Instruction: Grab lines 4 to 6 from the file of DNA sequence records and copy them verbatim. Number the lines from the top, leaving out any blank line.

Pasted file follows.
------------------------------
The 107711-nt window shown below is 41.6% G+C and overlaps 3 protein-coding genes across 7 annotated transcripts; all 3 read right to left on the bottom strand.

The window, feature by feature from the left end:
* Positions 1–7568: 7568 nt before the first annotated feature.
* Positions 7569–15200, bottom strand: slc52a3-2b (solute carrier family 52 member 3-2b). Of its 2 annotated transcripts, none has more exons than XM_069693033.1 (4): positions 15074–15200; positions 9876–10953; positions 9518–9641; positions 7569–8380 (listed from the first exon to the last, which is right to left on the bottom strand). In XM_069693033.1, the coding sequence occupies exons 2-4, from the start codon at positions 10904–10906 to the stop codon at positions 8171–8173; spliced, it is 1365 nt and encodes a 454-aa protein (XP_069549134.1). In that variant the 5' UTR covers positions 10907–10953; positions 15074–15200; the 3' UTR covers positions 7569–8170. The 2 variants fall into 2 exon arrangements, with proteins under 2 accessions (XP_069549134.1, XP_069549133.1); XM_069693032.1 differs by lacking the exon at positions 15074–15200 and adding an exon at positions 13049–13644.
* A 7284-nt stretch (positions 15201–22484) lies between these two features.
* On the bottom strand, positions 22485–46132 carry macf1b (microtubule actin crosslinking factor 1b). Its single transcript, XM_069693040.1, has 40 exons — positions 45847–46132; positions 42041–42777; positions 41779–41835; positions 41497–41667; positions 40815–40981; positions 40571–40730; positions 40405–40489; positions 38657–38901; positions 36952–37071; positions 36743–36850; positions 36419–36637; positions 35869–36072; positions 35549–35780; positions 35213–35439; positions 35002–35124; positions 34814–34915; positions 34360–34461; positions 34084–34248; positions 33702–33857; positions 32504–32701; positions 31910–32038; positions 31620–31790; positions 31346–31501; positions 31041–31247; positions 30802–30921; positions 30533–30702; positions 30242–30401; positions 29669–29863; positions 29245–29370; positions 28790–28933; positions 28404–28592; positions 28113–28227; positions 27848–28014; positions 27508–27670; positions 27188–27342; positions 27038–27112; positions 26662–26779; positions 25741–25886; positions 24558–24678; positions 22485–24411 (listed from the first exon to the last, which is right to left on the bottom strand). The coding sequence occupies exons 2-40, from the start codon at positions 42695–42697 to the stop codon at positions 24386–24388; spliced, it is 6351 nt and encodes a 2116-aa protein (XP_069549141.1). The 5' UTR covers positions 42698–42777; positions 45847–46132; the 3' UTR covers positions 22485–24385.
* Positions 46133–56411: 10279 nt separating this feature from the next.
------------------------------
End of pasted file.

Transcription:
* Positions 7569–15200, bottom strand: slc52a3-2b (solute carrier family 52 member 3-2b). Of its 2 annotated transcripts, none has more exons than XM_069693033.1 (4): positions 15074–15200; positions 9876–10953; positions 9518–9641; positions 7569–8380 (listed from the first exon to the last, which is right to left on the bottom strand). In XM_069693033.1, the coding sequence occupies exons 2-4, from the start codon at positions 10904–10906 to the stop codon at positions 8171–8173; spliced, it is 1365 nt and encodes a 454-aa protein (XP_069549134.1). In that variant the 5' UTR covers positions 10907–10953; positions 15074–15200; the 3' UTR covers positions 7569–8170. The 2 variants fall into 2 exon arrangements, with proteins under 2 accessions (XP_069549134.1, XP_069549133.1); XM_069693032.1 differs by lacking the exon at positions 15074–15200 and adding an exon at positions 13049–13644.
* A 7284-nt stretch (positions 15201–22484) lies between these two features.
* On the bottom strand, positions 22485–46132 carry macf1b (microtubule actin crosslinking factor 1b). Its single transcript, XM_069693040.1, has 40 exons — positions 45847–46132; positions 42041–42777; positions 41779–41835; positions 41497–41667; positions 40815–40981; positions 40571–40730; positions 40405–40489; positions 38657–38901; positions 36952–37071; positions 36743–36850; positions 36419–36637; positions 35869–36072; positions 35549–35780; positions 35213–35439; positions 35002–35124; positions 34814–34915; positions 34360–34461; positions 34084–34248; positions 33702–33857; positions 32504–32701; positions 31910–32038; positions 31620–31790; positions 31346–31501; positions 31041–31247; positions 30802–30921; positions 30533–30702; positions 30242–30401; positions 29669–29863; positions 29245–29370; positions 28790–28933; positions 28404–28592; positions 28113–28227; positions 27848–28014; positions 27508–27670; positions 27188–27342; positions 27038–27112; positions 26662–26779; positions 25741–25886; positions 24558–24678; positions 22485–24411 (listed from the first exon to the last, which is right to left on the bottom strand). The coding sequence occupies exons 2-40, from the start codon at positions 42695–42697 to the stop codon at positions 24386–24388; spliced, it is 6351 nt and encodes a 2116-aa protein (XP_069549141.1). The 5' UTR covers positions 42698–42777; positions 45847–46132; the 3' UTR covers positions 22485–24385.